BMW M performance 2012
A new range of BMW bets on an electric driving experience at the expense of a few litres of Diesel. Say hello to the BMW xDrive 5 series, X5 and X6 M-performance specs. By "M-Performance", BMW actually mean "Not quite M cars but they are out there". All three vehicles harbor a magnificent 3.0 L game changer and all have been developed by BMW M GmbH engineers.
Despite the obvious lack of flaring wheel arches, road sweeping side skirts and flamboyant tail pipes that give the M niche its identity, there are design alterations on each and every one M-Performer. The wing mirrors for example are air-flow friendly, there's a trunk lip-spoiler on the sedan and the wheels are a batch of specially designed, M-Performance alloys. (19-inch, double spoked ones for the sedan and the Touring, 19-inch, V-spoked for the X5 and 20-inch double-spoked for the X6). Above all we still have the M branding on the door steps and on the steering wheel, on the gear stick and at the boot lid.
But on that boot lid we notice something else. Why the "550" and also why is there a 'd' at the end? Before we start judging let's clear some things up – the l6, 3.0 L TwinPower Diesel unit is an engineering milestone. You get 280 kW/381 hp and the mesmerizing 740 Newton metres (546 lb-ft) of torque available to you after only a 2000 rpm climb. Three turbo chargers, two small ones countering the turbo lag and a big one for maximum boost, will work together for that ever crisp throttle response. Sounds more like "TripletPower" to me. Another oily bit that deserves some spotlight is the latest common rail injection system with maximum pressure capacity at 2200 bars. With it power extraction is more efficient then ever.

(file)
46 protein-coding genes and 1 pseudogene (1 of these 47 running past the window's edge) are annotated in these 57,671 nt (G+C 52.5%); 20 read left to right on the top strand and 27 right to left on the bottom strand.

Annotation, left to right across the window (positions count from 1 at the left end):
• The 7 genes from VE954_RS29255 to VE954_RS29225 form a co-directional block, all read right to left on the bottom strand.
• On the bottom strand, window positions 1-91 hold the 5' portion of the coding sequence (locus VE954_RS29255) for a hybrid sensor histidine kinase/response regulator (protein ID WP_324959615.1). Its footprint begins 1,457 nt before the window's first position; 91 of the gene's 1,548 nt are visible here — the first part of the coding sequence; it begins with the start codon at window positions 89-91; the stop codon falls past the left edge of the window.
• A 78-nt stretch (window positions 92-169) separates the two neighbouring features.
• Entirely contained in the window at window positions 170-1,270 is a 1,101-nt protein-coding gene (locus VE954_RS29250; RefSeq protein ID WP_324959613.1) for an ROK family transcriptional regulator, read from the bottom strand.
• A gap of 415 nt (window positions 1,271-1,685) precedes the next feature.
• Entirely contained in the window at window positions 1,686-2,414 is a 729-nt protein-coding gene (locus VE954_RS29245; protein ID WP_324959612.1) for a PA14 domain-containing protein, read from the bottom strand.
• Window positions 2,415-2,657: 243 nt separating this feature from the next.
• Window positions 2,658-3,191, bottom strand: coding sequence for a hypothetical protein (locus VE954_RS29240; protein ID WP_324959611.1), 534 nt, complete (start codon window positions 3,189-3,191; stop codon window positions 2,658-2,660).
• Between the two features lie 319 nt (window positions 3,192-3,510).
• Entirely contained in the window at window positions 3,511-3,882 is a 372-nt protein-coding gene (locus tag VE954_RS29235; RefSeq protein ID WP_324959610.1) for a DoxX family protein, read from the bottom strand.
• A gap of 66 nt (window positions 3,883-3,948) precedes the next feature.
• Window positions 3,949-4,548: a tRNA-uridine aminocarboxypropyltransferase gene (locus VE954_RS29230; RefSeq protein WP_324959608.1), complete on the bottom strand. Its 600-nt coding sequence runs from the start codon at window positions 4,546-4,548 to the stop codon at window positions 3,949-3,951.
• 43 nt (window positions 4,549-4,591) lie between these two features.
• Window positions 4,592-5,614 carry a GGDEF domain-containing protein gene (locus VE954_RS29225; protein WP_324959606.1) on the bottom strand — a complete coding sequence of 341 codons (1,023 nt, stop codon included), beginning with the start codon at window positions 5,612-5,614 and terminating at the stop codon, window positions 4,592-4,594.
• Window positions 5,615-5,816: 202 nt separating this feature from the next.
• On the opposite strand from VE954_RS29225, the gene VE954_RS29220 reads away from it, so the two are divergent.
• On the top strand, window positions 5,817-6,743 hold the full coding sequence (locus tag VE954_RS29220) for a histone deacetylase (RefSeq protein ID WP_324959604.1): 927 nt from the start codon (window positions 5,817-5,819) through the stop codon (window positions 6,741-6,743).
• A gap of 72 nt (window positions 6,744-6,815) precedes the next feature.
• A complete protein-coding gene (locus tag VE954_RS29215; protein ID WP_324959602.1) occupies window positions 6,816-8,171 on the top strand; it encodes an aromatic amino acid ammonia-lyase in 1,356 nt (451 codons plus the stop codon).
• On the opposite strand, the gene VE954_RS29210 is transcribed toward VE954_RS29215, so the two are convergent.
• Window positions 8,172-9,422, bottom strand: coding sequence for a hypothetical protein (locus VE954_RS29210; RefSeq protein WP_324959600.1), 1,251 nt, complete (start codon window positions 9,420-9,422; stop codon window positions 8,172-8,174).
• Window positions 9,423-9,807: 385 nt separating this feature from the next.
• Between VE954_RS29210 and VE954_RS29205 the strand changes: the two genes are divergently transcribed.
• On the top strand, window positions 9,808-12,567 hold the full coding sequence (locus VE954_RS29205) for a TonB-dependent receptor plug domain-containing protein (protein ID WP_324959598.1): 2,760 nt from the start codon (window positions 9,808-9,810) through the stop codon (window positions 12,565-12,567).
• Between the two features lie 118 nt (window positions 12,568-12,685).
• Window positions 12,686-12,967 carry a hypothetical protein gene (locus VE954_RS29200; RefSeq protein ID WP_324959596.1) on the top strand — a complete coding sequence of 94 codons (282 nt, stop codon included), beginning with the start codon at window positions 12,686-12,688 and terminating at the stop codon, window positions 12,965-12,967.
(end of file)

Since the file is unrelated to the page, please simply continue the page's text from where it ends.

Needless to say all that newfound power is rather useless if one doesn't know how to tame it and put it on the road. That's where the blokes at BMW M GmbH step into place once again. Eight speed automatic gearboxes come with all the M-Performance cars and an intelligent xDrive AWD system overseers the chassis which is bound give dynamics a new name. M pedigree can be seen throughout the tuning of the suspension, the body, engine and transmission mounting, springs and dampers, all standard and optional chassis control systems, and the Servotronic mapping for the hydraulic steering. The touring and the X 5 and X 6 get air-suspension as standard on the rear axle which benefits comfort and practicality. Then there are the road safety systems and the luxury toys that can make anybody's head spin.
At the end of the day, It always comes down to the 0 to 60 mph sprint. And thanks to all the M strains, the M 550d xDrive sedan does the job pretty well - 4.7 seconds and on to a top speed of 250 km/h (155 mph). In the mean time the Euro 6 3,0 L engine returns an average fuel consumption: 6.3 litres/100 kilometres on the Euro cycle and CO2 emissions amounting to 165 g/km. The Touring does the sprint for 4,9 and consumption and exhaust is by an inch higher. The more heavy X 5 and 6 M50d's underscore on the 0 to 60 time but are still very, very brisk when one remembers that those things weigh two tonnes and above: 5.4 seconds for the X 5 with 7.5 litres/100 kilometres in return and 5.3 seconds for the X 5 with 7.7 litres/100 kilometres. Put into perspective those figures are stunning, wonderful and sensible. Will this be enough to convince the public that oil burners have a future in a world of petrolheads?